No ride today. Early this morning, Mrs. Newleaf and I headed headed out for a local ski area for a late season ski day with my younger brother and SIL.
The day was beautiful, weather near-perfect, and it snowed 9" there the previous night.
The resort has a separate newbie area with its own base, lifts, etc. The main resort is accessed from this via a shuttle. My brother and I are fairly accomplished for civilians. Mrs. Newleaf and the SIL, not so much. We split up, with Brother Newleaf and I heading to the main resort while the wives hung out in the bunny area.
What skiing! What a mountain 🥰. The views are mind boggling. Then Brother Newleaf got a text and relayed it to me. There was miscommunication. I thought I heard him say that his wife, my SIL, was taken off the mountain by the ski patrol. Sh!tty, but fine: I figured we'd ski down together to find her, but he kept telling me to just go and leave him behind.
I am a somewhat better skier than my brother, but don't feel the need to be an @$$ about it and show off. Then I finally realized that what he was telling me was that it was Mrs. Newleaf who had been taken off the mountain by the ski patrol. Oh.
. All at once, my brother's voice faded away as my skis abruptly pointed much closer to straight down the mountain than is my wont.
We had just exited a mid-mountain lift serving green and blue runs. The blues were the most direct path to the base. I hit a PR of 41mph getting back to the shuttle and the bunny area where Mrs. Newleaf had a pair of ski patrollers taking excellent care of her.
She winced when I later told her that, but the thing is that I could have gone much, much faster. The slope was good for it, but I knew better: I'm not that
good on skis. A descent at full panic speed - the style for which my hear clamored, was nothing but a way to end up in a ski patrol treatment bed alongside my wife.
I was once a much better skier, but I was in my 20's then. I've flirted with 40mph several times this season and it's a comfortable max on the right snow. I wasn't trying to ski out of control. Nevertheless, I got down the mountain as fast as I felt I could without the prospect of giving more business to the ski patrol.
Back at the newbie area, I quickly found Mrs. Newleaf and my SIL kindly keeping her company. Long story short, I pulled the car around to the emergency parking spot where we loaded Mrs. Newleaf into the car and I drove her first home, then to the ER. There, tests revealed that she has actually succeeded in breaking her leg. It's called a "tibial plateau fracture" and can result in the need for surgery. Her Orthopedist feels good about this break not needing surgery, but of course more tests are needed.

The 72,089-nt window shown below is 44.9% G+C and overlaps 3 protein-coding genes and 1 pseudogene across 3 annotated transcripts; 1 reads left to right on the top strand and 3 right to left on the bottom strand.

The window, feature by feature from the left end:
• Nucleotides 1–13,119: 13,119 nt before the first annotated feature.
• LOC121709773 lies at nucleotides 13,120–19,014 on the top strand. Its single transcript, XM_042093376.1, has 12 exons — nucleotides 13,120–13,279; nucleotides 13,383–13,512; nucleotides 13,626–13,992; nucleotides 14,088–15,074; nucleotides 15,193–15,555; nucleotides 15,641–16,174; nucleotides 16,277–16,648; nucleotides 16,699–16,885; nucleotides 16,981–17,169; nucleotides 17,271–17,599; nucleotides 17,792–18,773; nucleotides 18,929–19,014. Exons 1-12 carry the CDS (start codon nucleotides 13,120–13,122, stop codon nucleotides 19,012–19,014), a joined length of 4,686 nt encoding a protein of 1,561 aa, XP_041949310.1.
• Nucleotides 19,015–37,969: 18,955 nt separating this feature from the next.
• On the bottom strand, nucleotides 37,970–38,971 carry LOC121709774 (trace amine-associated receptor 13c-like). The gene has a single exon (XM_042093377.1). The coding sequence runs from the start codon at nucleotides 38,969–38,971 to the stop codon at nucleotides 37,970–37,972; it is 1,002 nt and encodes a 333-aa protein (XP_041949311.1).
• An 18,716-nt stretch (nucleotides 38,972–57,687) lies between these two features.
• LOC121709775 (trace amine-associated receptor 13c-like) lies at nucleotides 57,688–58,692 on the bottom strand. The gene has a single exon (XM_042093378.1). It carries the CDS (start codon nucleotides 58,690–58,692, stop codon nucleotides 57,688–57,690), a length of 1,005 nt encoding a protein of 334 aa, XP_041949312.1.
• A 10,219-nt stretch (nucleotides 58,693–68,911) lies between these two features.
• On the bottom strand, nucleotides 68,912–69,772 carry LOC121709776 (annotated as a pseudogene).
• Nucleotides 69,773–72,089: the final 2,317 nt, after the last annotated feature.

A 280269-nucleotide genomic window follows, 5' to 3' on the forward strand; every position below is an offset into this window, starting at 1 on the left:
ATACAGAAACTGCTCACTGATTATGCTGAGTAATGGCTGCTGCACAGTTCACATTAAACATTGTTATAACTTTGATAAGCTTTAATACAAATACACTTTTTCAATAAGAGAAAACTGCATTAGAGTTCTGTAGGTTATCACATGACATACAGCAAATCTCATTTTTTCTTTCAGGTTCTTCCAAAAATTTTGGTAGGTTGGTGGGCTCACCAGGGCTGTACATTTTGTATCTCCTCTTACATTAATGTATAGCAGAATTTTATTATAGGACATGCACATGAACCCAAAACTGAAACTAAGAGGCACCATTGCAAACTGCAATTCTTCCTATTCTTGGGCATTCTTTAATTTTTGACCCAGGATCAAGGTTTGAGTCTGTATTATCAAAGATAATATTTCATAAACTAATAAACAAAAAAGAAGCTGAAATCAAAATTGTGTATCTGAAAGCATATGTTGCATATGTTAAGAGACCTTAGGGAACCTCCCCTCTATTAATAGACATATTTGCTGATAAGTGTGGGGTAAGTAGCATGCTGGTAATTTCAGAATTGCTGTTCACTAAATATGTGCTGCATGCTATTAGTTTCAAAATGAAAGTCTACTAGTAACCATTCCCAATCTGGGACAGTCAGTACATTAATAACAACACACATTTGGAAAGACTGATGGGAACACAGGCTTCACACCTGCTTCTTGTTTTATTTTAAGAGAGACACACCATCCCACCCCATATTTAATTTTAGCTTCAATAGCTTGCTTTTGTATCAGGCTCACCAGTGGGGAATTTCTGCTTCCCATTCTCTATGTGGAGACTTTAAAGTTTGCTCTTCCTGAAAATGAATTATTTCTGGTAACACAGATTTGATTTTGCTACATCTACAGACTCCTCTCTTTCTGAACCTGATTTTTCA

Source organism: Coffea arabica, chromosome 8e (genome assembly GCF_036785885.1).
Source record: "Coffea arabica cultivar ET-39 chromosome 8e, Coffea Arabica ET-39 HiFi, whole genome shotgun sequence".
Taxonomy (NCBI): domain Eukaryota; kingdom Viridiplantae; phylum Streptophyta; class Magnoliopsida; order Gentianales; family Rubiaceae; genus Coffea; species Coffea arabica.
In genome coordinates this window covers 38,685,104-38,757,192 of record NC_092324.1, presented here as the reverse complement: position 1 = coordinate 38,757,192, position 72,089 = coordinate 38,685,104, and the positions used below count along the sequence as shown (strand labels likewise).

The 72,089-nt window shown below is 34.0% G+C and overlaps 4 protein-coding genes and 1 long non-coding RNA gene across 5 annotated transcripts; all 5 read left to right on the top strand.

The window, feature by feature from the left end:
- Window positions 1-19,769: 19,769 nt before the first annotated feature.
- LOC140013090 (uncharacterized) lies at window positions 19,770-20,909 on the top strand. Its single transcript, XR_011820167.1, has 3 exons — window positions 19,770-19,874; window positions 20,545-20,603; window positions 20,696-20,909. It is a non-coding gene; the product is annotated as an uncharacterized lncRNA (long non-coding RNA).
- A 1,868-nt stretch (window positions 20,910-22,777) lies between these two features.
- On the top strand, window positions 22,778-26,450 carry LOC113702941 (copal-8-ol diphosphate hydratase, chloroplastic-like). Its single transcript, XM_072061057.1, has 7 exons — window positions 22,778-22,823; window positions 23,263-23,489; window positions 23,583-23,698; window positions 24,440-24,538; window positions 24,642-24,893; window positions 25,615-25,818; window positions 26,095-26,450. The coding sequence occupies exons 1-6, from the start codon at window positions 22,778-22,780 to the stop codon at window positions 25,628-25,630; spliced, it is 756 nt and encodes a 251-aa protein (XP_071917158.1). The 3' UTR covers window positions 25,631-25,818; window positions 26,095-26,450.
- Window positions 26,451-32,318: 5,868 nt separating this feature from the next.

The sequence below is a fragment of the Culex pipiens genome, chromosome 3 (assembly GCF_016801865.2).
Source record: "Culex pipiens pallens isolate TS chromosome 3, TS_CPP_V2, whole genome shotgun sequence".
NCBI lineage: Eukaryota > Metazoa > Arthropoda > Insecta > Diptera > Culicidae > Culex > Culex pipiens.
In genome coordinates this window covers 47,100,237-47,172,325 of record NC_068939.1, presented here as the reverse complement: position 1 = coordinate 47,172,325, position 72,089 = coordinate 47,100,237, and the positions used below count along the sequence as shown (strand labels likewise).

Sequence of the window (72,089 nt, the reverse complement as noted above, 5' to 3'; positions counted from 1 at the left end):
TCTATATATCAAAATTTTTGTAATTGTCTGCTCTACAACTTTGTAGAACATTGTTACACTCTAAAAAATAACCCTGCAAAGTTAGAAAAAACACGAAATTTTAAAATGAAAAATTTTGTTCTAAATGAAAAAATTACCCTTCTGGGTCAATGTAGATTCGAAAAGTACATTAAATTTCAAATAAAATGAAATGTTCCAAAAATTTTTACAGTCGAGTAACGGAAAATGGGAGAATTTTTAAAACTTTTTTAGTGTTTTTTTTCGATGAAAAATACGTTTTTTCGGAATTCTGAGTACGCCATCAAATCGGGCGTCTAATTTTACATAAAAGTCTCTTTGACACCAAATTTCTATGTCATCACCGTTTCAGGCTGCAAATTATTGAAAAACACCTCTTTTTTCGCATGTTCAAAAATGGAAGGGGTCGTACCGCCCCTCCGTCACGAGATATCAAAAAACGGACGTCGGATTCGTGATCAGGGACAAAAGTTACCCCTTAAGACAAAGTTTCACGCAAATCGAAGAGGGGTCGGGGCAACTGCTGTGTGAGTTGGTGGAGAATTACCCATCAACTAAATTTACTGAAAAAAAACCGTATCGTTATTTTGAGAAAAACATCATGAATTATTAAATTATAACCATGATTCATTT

Even under the original plan, I expected we'd be home in time for me to maybe get a ride in. Got that in spades, returning home just before noon. Conditions were awesome. Injury is what it is, and she needed the ER. She couldn't drive even if I'd been a big enough jerk to try to send her alone. As if. I drove her and then hung out and did the moral support thing.
When the time came to release her, they got her into a wheel chair, then turned the handles over to me. That's a first: while I've always known patients to leave the hospital by wheel chair, as recently as 2020-21 it was a nurse who wheeled me out of the hospital to the waiting car. In this case, I pushed Mrs. Newleaf to the lobby, locked the chair's brakes, than went out to get the car and drove it to the lobby-adjacent loading area before returning to push her outside to the now waiting car.
Whatever. We are fortunate in that she got the care she needed in a reasonable amount of time. The crash really sucks, but even more than in the cycling world, ski noobs are going to fall. A lot. I sure did. It's almost never a big deal, especially if you wear a helmet. You're landing on snow. When it is a big deal, boy does that suck. Been there myself. Still, you can't get hurt skiing without getting up off the couch and, well, skiing. She loves the sport, and will be back.
If I am particularly lucky, I'll figure a way to work some cycling miles into her recovery regimen.
For today, no cycling.